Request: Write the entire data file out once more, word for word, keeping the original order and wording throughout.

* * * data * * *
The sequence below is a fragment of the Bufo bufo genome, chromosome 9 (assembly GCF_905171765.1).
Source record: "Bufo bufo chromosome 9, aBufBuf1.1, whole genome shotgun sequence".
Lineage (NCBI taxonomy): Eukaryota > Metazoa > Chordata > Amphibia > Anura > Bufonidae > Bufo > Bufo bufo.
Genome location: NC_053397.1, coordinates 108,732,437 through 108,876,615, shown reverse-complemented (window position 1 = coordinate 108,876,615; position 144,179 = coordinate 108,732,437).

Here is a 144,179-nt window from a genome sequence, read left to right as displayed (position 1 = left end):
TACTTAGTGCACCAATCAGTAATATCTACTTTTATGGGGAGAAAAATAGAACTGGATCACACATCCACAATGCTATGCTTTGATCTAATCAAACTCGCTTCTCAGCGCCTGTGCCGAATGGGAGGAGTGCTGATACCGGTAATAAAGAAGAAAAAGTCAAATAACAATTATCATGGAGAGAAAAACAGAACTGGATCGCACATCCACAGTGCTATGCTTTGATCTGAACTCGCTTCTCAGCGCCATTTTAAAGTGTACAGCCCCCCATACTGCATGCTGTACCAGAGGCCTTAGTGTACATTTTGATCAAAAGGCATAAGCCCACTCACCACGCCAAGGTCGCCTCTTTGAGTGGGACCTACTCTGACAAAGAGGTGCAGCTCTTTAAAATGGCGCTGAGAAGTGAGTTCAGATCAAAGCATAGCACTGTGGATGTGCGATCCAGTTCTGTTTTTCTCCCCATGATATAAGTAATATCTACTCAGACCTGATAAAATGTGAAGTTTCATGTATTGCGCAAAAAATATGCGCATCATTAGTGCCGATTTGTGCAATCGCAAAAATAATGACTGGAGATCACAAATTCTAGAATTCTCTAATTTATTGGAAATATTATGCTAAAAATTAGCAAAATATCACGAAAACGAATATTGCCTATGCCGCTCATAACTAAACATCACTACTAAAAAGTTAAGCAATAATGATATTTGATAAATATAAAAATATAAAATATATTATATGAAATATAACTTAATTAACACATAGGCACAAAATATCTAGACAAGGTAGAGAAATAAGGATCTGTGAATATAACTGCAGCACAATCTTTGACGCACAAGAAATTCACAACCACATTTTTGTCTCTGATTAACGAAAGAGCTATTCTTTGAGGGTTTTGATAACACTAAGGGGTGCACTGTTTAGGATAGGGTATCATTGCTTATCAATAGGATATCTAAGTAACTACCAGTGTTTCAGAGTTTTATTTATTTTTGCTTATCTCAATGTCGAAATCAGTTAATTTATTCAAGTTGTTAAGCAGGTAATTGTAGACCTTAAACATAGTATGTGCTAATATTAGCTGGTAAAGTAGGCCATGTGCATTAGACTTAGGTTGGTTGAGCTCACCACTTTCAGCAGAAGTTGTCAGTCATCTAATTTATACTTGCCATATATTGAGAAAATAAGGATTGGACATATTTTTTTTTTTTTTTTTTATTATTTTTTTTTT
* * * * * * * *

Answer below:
The sequence below is a fragment of the Bufo bufo genome, chromosome 9 (assembly GCF_905171765.1).
Source record: "Bufo bufo chromosome 9, aBufBuf1.1, whole genome shotgun sequence".
Lineage (NCBI taxonomy): Eukaryota > Metazoa > Chordata > Amphibia > Anura > Bufonidae > Bufo > Bufo bufo.
Genome location: NC_053397.1, coordinates 108,732,437 through 108,876,615, shown reverse-complemented (window position 1 = coordinate 108,876,615; position 144,179 = coordinate 108,732,437).

Here is a 144,179-nt window from a genome sequence, read left to right as displayed (position 1 = left end):
TACTTAGTGCACCAATCAGTAATATCTACTTTTATGGGGAGAAAAATAGAACTGGATCACACATCCACAATGCTATGCTTTGATCTAATCAAACTCGCTTCTCAGCGCCTGTGCCGAATGGGAGGAGTGCTGATACCGGTAATAAAGAAGAAAAAGTCAAATAACAATTATCATGGAGAGAAAAACAGAACTGGATCGCACATCCACAGTGCTATGCTTTGATCTGAACTCGCTTCTCAGCGCCATTTTAAAGTGTACAGCCCCCCATACTGCATGCTGTACCAGAGGCCTTAGTGTACATTTTGATCAAAAGGCATAAGCCCACTCACCACGCCAAGGTCGCCTCTTTGAGTGGGACCTACTCTGACAAAGAGGTGCAGCTCTTTAAAATGGCGCTGAGAAGTGAGTTCAGATCAAAGCATAGCACTGTGGATGTGCGATCCAGTTCTGTTTTTCTCCCCATGATATAAGTAATATCTACTCAGACCTGATAAAATGTGAAGTTTCATGTATTGCGCAAAAAATATGCGCATCATTAGTGCCGATTTGTGCAATCGCAAAAATAATGACTGGAGATCACAAATTCTAGAATTCTCTAATTTATTGGAAATATTATGCTAAAAATTAGCAAAATATCACGAAAACGAATATTGCCTATGCCGCTCATAACTAAACATCACTACTAAAAAGTTAAGCAATAATGATATTTGATAAATATAAAAATATAAAATATATTATATGAAATATAACTTAATTAACACATAGGCACAAAATATCTAGACAAGGTAGAGAAATAAGGATCTGTGAATATAACTGCAGCACAATCTTTGACGCACAAGAAATTCACAACCACATTTTTGTCTCTGATTAACGAAAGAGCTATTCTTTGAGGGTTTTGATAACACTAAGGGGTGCACTGTTTAGGATAGGGTATCATTGCTTATCAATAGGATATCTAAGTAACTACCAGTGTTTCAGAGTTTTATTTATTTTTGCTTATCTCAATGTCGAAATCAGTTAATTTATTCAAGTTGTTAAGCAGGTAATTGTAGACCTTAAACATAGTATGTGCTAATATTAGCTGGTAAAGTAGGCCATGTGCATTAGACTTAGGTTGGTTGAGCTCACCACTTTCAGCAGAAGTTGTCAGTCATCTAATTTATACTTGCCATATATTGAGAAAATAAGGATTGGACATATTTTTTTTTTTTTTTTTTATTATTTTTTTTTT